Bills face uphill climb

Only Buffalo, Detroit and Houston haven't made the playoffs this decade. The Bills have a laundry list of issues to address this off-season....

It was a year of missed opportunity.

The Bills were handed the NFL's second-easiest schedule in 2008, when their opponents finished with a combined record of 116-140. They played only four eventual playoff teams. Archrival New England was without MVP quarterback Tom Brady, lost for the final 15 games with a knee injury.

And what did the Bills do? They managed to fumble away this rare alignment of the stars, tumbling after a 5-1 start to finish 7-9 for a third consecutive season under coach Dick Jauron.

The team's playoff drought is now at a franchise-record nine seasons. Only the Bills, Lions and Texans haven't made the playoffs this decade.

"We were an underachieving football team," strong safety Donte Whitner said. "That's what we are."

Rather than opt for what would've been his fifth head coach and his fifth general manager since 2000, owner Ralph Wilson has elected to keep the status quo at least for one more season.

Jauron has a three-year contract extension but a short leash. He has chosen not to make any staff changes, but the pressure is clearly on offensive coordinator Turk Schonert in 2009. His unit did not produce a touchdown in three late-season losses.

Meanwhile, inexperienced chief operating officer Russ Brandon will continue to oversee the front office, but veteran personnel man Tom Modrak has quietly been given more power, it's believed.

Buffalo managed to sell 53,000 season tickets last season but will be hard-pressed to get that many renewals given the team's stale product and the economy. Fan chat rooms have exploded with anger directed at Wilson and his underlings for what many consider a breach of trust, fueled by what they feel is incompetent management and coaching.

It means there's work to do both from a talent and public relations standpoint.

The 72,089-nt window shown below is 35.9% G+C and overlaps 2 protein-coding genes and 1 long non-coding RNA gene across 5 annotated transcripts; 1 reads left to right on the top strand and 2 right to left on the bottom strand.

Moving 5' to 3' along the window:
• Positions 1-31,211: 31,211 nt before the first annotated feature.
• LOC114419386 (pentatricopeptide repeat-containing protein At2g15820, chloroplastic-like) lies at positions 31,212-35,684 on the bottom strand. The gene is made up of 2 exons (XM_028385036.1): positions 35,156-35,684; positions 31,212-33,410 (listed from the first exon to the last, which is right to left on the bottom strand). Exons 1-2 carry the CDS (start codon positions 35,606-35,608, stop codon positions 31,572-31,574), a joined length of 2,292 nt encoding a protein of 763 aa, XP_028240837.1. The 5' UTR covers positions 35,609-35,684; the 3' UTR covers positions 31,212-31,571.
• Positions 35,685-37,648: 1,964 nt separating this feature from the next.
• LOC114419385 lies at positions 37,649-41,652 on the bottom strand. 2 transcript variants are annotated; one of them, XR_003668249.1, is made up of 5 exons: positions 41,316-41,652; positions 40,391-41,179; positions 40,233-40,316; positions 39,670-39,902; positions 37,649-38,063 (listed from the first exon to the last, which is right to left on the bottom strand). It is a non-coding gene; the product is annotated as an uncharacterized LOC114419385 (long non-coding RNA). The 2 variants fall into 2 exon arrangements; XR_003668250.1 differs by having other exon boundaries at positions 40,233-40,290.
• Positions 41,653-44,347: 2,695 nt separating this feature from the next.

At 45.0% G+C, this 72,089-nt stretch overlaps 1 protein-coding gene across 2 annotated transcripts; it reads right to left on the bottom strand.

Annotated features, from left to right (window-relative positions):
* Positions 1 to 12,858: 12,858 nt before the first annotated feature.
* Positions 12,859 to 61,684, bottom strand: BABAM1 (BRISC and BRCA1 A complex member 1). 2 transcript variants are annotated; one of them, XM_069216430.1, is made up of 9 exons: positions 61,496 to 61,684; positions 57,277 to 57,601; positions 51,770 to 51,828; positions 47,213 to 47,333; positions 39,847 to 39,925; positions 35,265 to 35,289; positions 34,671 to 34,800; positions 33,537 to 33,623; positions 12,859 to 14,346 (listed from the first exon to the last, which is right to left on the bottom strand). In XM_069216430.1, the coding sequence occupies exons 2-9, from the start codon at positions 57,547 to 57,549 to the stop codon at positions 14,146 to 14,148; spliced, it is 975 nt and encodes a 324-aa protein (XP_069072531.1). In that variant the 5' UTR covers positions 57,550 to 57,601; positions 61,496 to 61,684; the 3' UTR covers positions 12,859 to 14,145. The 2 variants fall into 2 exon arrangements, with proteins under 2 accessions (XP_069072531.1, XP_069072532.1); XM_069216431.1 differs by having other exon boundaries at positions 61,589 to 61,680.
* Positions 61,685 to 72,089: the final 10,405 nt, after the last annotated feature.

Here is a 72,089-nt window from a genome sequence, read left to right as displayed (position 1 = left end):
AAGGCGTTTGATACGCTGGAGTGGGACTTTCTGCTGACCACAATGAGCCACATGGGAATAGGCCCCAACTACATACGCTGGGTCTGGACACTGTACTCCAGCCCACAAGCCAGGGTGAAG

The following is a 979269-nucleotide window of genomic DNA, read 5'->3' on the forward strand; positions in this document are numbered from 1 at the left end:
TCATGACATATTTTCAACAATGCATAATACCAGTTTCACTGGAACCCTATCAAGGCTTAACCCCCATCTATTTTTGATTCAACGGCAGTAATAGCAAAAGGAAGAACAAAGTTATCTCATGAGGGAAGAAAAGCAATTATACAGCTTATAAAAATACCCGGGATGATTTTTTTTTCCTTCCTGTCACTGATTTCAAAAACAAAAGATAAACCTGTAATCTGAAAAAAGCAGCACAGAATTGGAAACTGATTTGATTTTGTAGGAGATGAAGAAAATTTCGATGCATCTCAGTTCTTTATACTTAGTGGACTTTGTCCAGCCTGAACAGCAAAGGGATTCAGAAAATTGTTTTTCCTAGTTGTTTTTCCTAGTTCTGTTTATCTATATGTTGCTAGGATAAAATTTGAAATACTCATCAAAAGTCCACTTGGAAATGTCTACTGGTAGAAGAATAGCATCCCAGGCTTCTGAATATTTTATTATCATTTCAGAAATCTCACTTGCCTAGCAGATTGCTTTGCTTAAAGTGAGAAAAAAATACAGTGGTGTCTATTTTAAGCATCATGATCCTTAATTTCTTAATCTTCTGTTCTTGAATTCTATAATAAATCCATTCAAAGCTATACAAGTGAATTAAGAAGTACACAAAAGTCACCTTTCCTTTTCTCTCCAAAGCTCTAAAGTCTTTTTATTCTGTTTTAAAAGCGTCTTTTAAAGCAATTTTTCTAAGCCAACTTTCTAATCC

The Bills did show improved play in many key areas.

On offense, Buffalo scored 10 more touchdowns, ranked a respectable 14th running the ball, and improved its third-down-conversion success from 30th in the NFL (33.3 percent) to 17th (39.9 percent).

On defense, the club ranked 14th in both yards allowed and points allowed, a big jump from their 31st and 18th rankings of a year ago. Third-down defense leapt from 29th to ninth, and Buffalo was once again one of the NFL's top five defenses in the red zone.

As for special teams, the Bills ranked in the top 10 of all major kicking and coverage categories for a remarkable fifth consecutive season.

Still, Buffalo was unable to parlay any statistical gains it made into enough victories to earn a postseason berth. Most shockingly, it finished 3-5 at home and 0-6 against the AFC East, losing major ground to the Jets and Dolphins, two teams it swept in 2007.

What needs fixing is very obvious. The question remains: Will the Bills do what's necessary?

Offensively, the team hasn't been built well enough to compete in the rugged AFC East. The Bills were 1-8 against teams that play a 3-4 defense, which is every opponent in their division. Finding a quality center to take on beastly nose tackles Jason Ferguson of the Dolphins, Kris Jenkins of the Jets and Vince Wilfork of the Patriots six Sundays a year has become a top priority.

So is upgrading the passing game and giving third-year quarterback Trent Edwards the weapons he needs in order for him to reach his potential.

Last offseason, the Bills needed a veteran No. 2 wide receiver to complement Lee Evans and an impact tight end to stretch the field. They chose to do nothing. This offseason, those same needs exist. So what will they do?

Among No. 1 receivers, Evans ranked 21st in catches with 63 and 17th in yards with 1,017. Opponents merely doubled him, not fearing any other threat, although Josh Reed had his best season working from the slot. Finding a proven No. 2 is even more critical this offseason with James Hardy, who caught just nine passes as a rookie, coming off major ACL surgery.

Edwards showed great strides early when the competition wasn't as stiff, and he wound up completing 65.5 percent of his throws with a passer rating of 85.4. But he and Schonert have their work cut out solving 3-4 looks. Edwards threw eight of his 10 interceptions against those teams.

Defensively, Buffalo can't be considered a true top-15 unit. It combined for 46 sacks and takeaways -- the 29th-ranked total in the NFL. Consider that Pittsburgh had 80 such plays.

Missing defensive end Aaron Schobel for 11 games with a foot injury, Buffalo could not put consistent pressure on the quarterback, resulting in just 24 sacks and 10 interceptions, eight fewer than a year ago.

Adding playmakers -- whether it's another end or an outside linebacker -- is a clear objective. The Bills face a much more difficult schedule, and without more takeaways and better field position, Edwards and the offense will continue to struggle.

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